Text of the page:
It seems appropriate to begin with one of the earliest, the Vatican Exhibit: Rome Reborn. Found on-line at EXPO, the project originally presented information from the Library of Congress. EXPO now contains six large exhibits. The Vatican Exhibit grew out of a physical exhibit on display from January 8, 1993 through April 30, 1993. It presented some 200 manuscripts, books, and maps from the Vatican Library, particularly those focusing on humanists and their studies. According to the exhibitors, it "presents the untold story of the Vatican Library as the intellectual driving force behind the emergence of Rome as a political and scholarly superpower during the Renaissance." Although the physical exhibit has long since left Washington, D.C., the on-line exhibit is still visited by thousands of people. This particular exhibit bridged the old and the new by offering a large full color hardcover exhibit catalog as well.
Also, resident at EXPO are 1492: An Ongoing Voyage, an exhibit titled Scrolls from the Dead Sea: An Exhibition of Scrolls and Archeological Artifacts from the Collections of the Israel Antiquities Authority as well as a collection of materials from the Soviet Archives. More recent additions, and those whose materials are not drawn directly from the Library of Congress, are the Exhibition of Fossil Life from the University of California, Berkeley's Museum of Paleontology and the exhibit The "Palace" of Diocletian at Split , an architectural history exhibit focusing on the city of Spalato founded by the emperor Diocletian.
As might be expected by its title, The Institute for Advanced Technology in the Humanities, or IATH, at the University of Virginia, contains several compelling Web projects. The Valley of the Shadow: Living the Civil War in Pennsylvania and Virginia looks at two communities in the Shennandoah Valley, each on either side of the Mason Dixon line. Conceived by Professor Edward Ayers of the History department the project draws on population and agricultural censuses, rosters of both the Union and Confederate soldiers, official records, maps and diaries. It uses a hypertextual narrative form with connection to the source materials because it intends to "make available not merely information about the past but also to make palpable the complexity of the past, its interconnectedness, its contingency and multiplicity."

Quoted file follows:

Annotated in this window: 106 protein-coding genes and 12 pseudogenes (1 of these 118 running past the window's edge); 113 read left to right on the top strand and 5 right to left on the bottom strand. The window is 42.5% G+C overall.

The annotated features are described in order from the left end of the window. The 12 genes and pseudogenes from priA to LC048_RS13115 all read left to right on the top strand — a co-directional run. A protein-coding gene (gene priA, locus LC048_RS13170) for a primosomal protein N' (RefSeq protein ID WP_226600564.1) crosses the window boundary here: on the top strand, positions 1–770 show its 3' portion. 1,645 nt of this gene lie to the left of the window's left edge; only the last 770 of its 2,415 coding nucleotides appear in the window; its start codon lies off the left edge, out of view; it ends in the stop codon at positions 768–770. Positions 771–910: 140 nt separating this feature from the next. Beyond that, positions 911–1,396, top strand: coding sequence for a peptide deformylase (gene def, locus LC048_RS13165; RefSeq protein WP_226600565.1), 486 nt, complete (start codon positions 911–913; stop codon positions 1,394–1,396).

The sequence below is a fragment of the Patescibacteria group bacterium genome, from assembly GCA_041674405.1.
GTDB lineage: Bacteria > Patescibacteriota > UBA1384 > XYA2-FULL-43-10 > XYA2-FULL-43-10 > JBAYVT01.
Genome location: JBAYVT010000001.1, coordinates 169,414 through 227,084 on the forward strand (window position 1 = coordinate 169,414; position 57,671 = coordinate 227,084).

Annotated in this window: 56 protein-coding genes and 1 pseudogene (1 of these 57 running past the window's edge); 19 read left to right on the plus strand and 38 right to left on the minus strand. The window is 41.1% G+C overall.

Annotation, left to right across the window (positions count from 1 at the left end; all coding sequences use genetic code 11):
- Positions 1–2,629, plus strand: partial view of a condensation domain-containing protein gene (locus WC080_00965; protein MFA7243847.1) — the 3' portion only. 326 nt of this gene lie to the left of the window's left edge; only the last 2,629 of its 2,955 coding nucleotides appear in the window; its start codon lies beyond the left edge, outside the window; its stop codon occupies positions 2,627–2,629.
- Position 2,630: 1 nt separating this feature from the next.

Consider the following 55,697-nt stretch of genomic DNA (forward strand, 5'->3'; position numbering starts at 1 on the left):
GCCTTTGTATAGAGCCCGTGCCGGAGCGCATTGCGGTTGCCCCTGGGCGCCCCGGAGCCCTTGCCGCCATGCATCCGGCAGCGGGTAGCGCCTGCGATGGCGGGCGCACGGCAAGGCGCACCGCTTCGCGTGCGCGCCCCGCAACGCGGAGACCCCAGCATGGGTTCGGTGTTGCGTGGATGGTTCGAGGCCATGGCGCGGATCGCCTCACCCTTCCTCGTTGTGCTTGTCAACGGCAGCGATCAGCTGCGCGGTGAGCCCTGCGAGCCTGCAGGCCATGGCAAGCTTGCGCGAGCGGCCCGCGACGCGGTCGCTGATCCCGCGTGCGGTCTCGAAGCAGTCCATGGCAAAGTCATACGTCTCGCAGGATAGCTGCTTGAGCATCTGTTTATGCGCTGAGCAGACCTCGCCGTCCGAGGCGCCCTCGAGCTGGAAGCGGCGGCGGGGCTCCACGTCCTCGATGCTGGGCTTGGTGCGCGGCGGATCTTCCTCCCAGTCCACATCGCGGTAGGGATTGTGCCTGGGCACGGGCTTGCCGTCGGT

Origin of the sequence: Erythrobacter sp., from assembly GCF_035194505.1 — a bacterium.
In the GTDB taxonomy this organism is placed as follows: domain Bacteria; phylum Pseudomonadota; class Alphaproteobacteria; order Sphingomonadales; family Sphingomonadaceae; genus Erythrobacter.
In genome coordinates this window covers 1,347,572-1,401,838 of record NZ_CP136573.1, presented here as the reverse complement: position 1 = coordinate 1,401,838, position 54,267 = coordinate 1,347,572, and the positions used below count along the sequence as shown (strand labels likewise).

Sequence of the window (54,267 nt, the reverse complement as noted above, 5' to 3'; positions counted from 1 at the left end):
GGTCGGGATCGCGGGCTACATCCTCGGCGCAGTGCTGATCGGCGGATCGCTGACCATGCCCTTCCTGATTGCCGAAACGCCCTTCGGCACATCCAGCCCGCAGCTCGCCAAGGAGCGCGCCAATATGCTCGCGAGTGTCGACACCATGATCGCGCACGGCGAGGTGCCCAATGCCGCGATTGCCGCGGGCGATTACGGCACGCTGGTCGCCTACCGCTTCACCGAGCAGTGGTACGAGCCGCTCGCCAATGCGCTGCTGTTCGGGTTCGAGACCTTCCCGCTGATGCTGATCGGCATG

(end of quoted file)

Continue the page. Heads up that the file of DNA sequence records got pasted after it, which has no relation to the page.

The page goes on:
IATH is also home to Jerome McGann's Rossetti Archive. McGann's goal is to create a "structured database holding digitized images of Rossetti's works in their original documentary forms." To do so he is not relying solely on the Web but has developed tools using SGML applications. This is partly due to the search limitations of the current incarnation of HTML and partly due to copyright considerations for the original images. However, he has developed a Web prototy pe to experiment with.
Dscriptorium is another image collection "devoted to collecting, storing and distributing digital images of Medieval manuscripts." Other image collections, like those from the iconography collection of the Bodleian library or the Papyrus Archive at Duke University , are also being brought online. Several projects involve a combination of Web and other digital methods. The Electronic Beowulf, for example, is creating an electronic archive of digitized images from manuscripts of the epic poem. At the moment the Web serves as a vehicle for sharing information about the project as well as some samples.
Projects like these have inspired many others on the Web including the Ovid Project. The University of Vermont, houses a broad collection of Ovid materials from which the multimedia Ovid Project will draw its content as it evolves. Today it includes electronically imaged engravings from a rare 17th century German edition of Ovid's Metamorphoses by artist Johann Wilhelm Baur. This collection of 150 engravings has been photographed, stored on PhotoCD and is currently being brought on-line. Ultimately, other rare illustrated editions from UVM's collection will be made available on this Web site and with them links to related resources.
This digitization and digital dissemination of primary resources provides an advantage to scholarship beyond that of simply making large image collections accessible. The creators of the Blake Archive, in making available the writings and graphical works of William Blake express this advantage as "a hope that the archive will set a new standard of accessibility to a vast collection of visual materials that are central to an adequate understanding of romantic art and literature. Difficulty of access has handicapped and distorted even the best scholarly efforts." Thus, the added dimension provided by an on-line development of these works provides the scholar with a richer, more complete, experience not possible through other reproduction media.
The Web also brings the ability to share newly discovered or rediscovered works to a broad and geographically disparate audience quickly. The discovery of a series of previously unknown prehistoric cave paintings in the south of France is one such example. Discovered only in late December 1994, the first images were available on the Web in January 1995. From there they can be seen by thousands of visitors immediately without physical incursion and damage to this rare resource, leaving the original site intact so that it can be studied in its entirety.
However, one of the most exciting possibilities for scholars is the fact that The Web is indeed a web, that is, an environment that encourages collaboration. Materials can be shared and created jointly, without concern for geographic limitations. An example of this kind o collaboration can be found at George Welling's From Revolution to Reconstruction site. The objective of this project focusing on United States history "is to provide a starting point, to which scholars and students from all over the world could add in an attempt at collective authoring. Initially begun as a student assignment at the University of Groningen, The Netherlands, the project now invites contributions from history students and professionals alike.